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Construction Law

: The South Carolina Construction Law Blog

No Mechanic's Lien on Property for Which Materials Have Been Fabricated but Not Delivered

By Ryan McCabe

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            The South Carolina Code provides: ?A person to whom a debt is due for ? materials furnished and actually used in the erection, alteration or repair of a building ? by virtue of an agreement with ? the owner ? shall have a lien upon the building ?.? S.C. Code Ann. Section 29-5-10(a) (Emphasis Added).

            In Wardlaw v. Troy Oil Mill, 54 S.E. 658 (S.C. 1906) a brick manufacturer sold brick to Troy Oil Mill Company to build a cotton seed oil mill. Troy Oil Mill used some of the brick and sold the rest. When the brick manufacturer filed a mechanic?s lien for the unpaid balance, it claimed that the sum for all the brick sold was to be secured by the lien. The lower court agreed, despite objections by another creditor that the lien was valid only for the brick actually used in the erection of the mill. South Carolina Supreme Court reversed the lower court?s decision, finding no reason to ?extend the statute beyond its plain words.? In Skiba v. Gessner, 648 S.E.2d 605, 607 (S.C. 2007), the Supreme Court restated: ?We are not at liberty to depart from the plain meaning of the mechanic lien?s statutory language.? In Skiba, work in preparation for landscaping, rather than for the erection, alteration or repair of a building, was found not to be covered by the lien.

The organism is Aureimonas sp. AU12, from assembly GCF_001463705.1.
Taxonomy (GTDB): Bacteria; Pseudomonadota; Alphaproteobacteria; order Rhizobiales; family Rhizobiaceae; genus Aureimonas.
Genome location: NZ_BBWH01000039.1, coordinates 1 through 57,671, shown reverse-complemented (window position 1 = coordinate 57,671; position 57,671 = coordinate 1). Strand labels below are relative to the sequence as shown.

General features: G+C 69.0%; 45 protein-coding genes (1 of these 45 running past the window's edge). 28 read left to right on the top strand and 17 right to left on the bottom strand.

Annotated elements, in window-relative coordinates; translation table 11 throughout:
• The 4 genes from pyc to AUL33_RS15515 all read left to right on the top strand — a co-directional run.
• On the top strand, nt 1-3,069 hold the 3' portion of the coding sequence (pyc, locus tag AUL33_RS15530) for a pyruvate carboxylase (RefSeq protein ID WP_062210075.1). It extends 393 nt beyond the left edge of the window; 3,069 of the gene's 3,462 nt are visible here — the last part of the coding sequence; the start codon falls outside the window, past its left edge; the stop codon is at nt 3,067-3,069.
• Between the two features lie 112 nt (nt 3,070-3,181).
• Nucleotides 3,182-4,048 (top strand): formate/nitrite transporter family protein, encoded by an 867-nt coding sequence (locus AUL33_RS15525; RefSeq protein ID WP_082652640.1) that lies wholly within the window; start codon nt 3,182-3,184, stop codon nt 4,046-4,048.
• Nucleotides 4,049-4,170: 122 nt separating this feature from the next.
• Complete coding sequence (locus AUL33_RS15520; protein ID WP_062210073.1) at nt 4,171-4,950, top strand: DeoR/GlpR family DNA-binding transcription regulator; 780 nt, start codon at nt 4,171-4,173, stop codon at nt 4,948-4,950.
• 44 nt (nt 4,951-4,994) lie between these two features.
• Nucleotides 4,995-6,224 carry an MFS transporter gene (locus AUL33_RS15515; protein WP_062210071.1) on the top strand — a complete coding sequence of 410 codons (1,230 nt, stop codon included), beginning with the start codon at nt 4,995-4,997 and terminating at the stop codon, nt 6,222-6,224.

Interestingly, in 1990 the South Carolina Court of Appeals interpreted the statute broadly. In A.V.A. Constr. Corp. v. Santee Wando Const., 400 S.E.2d 498 (S.C. App. 1990), the owner moved to dismiss the contractor?s action to foreclose a mechanic?s lien. The owner alleged that the contractor only completed paved roads, curbs, sewer, and a tennis court, all of which were not contemplated by the mechanic?s lien statute. The court, however, disagreed and stated that over the years there has been a tendency to liberalize the mechanic?s lien statute. It found that the tennis court, roads, gutters, and drainage made the lots usable to build structures and were subject to the mechanic?s lien. The court, therefore, broadened the statute beyond the materials used for the building or structure alone. Nevertheless, the court still limited the lien to materials that were actually used.

            South Carolina law, therefore, does not allow a mechanic?s lien over materials that have not actually been used in construction.

            This site and any information contained herein is intended for informational purposes only and should not be construed as legal advice. Seek a competent attorney for advice on any legal matter.

Full post as published by The South Carolina Construction Law Blog on January 21, 2009 (boomark / email).

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